There is widespread acceptance that much of the developed world faces a potential pensions and welfare crisis as a result of declining birth rates and an ageing population. However, there is considerable uncertainty about the specifics of demographic forecasting and this has significant implications for public finances. Uncertain Demographics and Fiscal Sustainability addresses the economic consequences of uncertainty and, with particular reference to European economies, explores the impact of demographic risks on public finances, including pension systems, health care and old-age care expenditures. Covering a spectrum of theoretical and empirical approaches, different types of computational models are used to demonstrate not only the magnitudes of the uncertainties involved but also how these can be addressed through policy initiatives. The book is divided into four parts covering demographic, measurement, policy and methodological issues. Each part is followed by a discussion essay that draws out key elements and identifies common themes.
• Presents a range of policy options for government agencies and policy makers • Comparative approach sets European data within wider international framework • Includes contributions from leading experts on demographic forecasting
List of figures; List of tables; List of contributors; Preface; 1. Introduction Juha M. Alho, Svend E. Hougaard Jensen and Jukka Lassila; Part I. Uncertain Demographics: 2. Changing views of future demographic trends Nico Keilman, Harri Cruijsen, and Juha M. Alho; 3. Empirically-based specification of forecast uncertainty Juha M. Alho, Harri Cruijsen and Nico Keilman; Comment: the UPE forecasts: strengths, innovations, developments Shripad Tuljapurkar; Part II. Measuring Sustainability in a Stochastic Environment: 4. Fiscal implications of demographic uncertainty: comparisons across the European Union Martin Weale; 5. Demographic uncertainty and pension projections Jukka Lassila and Tarmo Valkonen; 6. Demographic uncertainty and health care expenditure Namkee Ahn; Comment: assessing the uncertainty in long-term fiscal projections Pablo Antolin; Part III. Enhancing Sustainability: 7. Evaluating pension reforms in the German context Hans Fehr and Christian Habermann; 8. Longevity adjustment of pension benefits Jukka Lassila and Tarmo Valkonen; 9. Ageing, demographic uncertainty and optimal fiscal policy Alex Armstrong, Nick Draper, André Nibbelink and Ed Westerhout; Comment: computable equilibrium models in policy analysis: future directions D. Peter Broer; Part IV. Extensions: 10. Macroeconomic consequences of demographic uncertainty in world regions Vladimir Borgy and Juha M. Alho; 11. Informational assumptions, aggregate mortality risk and life cycle saving Juha M. Alho and Niku Määttänen; 12. Longevity adjustment of retirement age and intergenerational risk sharing Svend E. Hougaard Jensen and Ole Hagen Jørgensen; 13. A general equilibrium analysis of annuity rates in the presence of aggregate mortality risk Justin van de Ven and Martin Weale; Comment: the economics of demographic uncertainty Martin Flodén; Index.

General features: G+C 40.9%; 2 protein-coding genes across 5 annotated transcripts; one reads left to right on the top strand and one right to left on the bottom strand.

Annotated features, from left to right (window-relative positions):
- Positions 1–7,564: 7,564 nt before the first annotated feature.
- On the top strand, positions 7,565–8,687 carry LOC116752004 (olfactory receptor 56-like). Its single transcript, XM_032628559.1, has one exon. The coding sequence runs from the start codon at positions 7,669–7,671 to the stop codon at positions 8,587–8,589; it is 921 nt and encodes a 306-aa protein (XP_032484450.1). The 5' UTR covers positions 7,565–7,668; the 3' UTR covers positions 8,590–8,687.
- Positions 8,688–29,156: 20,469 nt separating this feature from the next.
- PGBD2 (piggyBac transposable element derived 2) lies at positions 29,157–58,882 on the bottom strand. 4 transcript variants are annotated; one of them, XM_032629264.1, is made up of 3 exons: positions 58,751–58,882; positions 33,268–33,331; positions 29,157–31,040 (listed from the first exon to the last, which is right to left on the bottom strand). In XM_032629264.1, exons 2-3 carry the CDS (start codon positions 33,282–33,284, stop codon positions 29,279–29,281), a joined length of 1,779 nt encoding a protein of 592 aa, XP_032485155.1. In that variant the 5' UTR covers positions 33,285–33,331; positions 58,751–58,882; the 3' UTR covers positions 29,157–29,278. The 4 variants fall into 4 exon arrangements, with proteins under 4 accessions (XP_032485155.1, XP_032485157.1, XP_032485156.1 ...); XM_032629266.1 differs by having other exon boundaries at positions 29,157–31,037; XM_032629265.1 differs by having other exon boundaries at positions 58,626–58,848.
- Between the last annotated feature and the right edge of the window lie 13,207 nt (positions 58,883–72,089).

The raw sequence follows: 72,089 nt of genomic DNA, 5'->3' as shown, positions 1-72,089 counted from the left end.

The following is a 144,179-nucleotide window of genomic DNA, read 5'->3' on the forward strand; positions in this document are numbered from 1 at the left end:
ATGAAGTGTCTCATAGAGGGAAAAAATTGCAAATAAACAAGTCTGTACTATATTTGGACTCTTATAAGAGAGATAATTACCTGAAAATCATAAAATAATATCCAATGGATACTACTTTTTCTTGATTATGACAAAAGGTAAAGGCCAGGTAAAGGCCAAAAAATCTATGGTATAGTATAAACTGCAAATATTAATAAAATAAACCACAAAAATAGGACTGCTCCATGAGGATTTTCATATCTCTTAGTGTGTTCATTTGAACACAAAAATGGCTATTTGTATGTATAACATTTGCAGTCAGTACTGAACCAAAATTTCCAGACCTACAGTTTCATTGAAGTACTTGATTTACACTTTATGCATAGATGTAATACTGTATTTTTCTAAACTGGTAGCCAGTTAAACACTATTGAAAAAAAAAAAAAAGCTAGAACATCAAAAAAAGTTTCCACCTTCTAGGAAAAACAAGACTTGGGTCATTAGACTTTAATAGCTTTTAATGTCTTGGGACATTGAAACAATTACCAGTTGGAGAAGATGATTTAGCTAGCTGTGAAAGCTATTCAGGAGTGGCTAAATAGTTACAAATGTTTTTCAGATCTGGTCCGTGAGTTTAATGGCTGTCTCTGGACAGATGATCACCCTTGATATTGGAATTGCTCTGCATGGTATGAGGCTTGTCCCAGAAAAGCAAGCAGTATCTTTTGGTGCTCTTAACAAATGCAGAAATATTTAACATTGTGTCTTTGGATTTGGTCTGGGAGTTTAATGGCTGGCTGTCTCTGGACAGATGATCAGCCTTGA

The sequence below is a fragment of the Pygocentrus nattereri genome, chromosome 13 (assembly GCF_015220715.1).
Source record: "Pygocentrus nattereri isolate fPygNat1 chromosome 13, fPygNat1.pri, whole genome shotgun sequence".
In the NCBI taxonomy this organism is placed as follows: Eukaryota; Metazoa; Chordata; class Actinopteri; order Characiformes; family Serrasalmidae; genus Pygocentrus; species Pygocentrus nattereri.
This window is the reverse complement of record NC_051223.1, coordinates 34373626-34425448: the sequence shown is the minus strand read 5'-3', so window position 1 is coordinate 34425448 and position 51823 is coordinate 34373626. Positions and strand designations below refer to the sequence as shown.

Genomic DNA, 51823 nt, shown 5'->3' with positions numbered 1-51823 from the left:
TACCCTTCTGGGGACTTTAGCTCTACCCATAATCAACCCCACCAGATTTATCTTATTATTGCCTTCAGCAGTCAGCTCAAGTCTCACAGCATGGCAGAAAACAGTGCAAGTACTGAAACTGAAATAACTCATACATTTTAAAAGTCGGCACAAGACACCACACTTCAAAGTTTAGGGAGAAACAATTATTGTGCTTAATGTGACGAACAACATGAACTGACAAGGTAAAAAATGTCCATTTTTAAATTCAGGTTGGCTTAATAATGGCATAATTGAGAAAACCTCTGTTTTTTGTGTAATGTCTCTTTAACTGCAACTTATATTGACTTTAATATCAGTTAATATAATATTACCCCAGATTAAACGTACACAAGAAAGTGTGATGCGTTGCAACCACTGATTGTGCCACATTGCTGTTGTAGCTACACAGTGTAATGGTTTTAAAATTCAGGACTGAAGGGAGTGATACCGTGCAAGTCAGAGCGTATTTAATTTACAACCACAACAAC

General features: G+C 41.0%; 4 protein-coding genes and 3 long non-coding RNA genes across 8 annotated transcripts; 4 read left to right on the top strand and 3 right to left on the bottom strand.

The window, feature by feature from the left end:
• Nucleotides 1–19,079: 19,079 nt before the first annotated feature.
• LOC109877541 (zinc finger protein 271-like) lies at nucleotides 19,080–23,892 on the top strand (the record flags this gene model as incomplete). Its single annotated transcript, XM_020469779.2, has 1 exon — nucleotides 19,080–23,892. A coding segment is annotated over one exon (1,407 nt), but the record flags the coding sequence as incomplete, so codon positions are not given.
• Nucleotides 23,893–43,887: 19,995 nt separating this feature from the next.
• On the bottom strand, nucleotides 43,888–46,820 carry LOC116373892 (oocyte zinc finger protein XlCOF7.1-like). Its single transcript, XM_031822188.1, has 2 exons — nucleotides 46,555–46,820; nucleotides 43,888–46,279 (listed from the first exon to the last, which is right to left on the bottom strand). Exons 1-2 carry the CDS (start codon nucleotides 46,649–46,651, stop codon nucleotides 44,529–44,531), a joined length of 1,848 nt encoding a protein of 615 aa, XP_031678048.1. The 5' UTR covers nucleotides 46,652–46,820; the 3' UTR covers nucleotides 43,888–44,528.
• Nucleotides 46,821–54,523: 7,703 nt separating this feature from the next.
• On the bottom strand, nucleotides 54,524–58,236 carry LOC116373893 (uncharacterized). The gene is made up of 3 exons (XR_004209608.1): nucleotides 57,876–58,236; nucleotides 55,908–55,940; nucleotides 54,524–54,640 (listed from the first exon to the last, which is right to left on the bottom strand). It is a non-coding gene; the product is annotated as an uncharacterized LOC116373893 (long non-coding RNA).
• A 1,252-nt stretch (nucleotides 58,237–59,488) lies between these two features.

'In this volume economists for the first time come to grips with the substantial impact of demographic uncertainty on the economy and public finances. It contains not only important methodological contributions but also provides fresh insights on how demographic risks can best be shared across generations.' Lans Bovenberg, Director, Netspar, Tilburg University
'Due to population aging, public pensions and health-care systems are under pressure throughout the industrial world and beyond. But this pressure is mostly seen in long-term projections of unsustainability. It is difficult for governments to sell painful reforms such as privatization and delayed retirement in the face of uncertain futures. This timely and important book, edited by a world leader in the field, provides an explicit state-of-the-art evaluation of uncertainty in budget projections.' Ronald Lee, Edward G. and Nancy S. Jordan Endowed Chair in Economics and Professor of Demography and Economics, University of California, Berkeley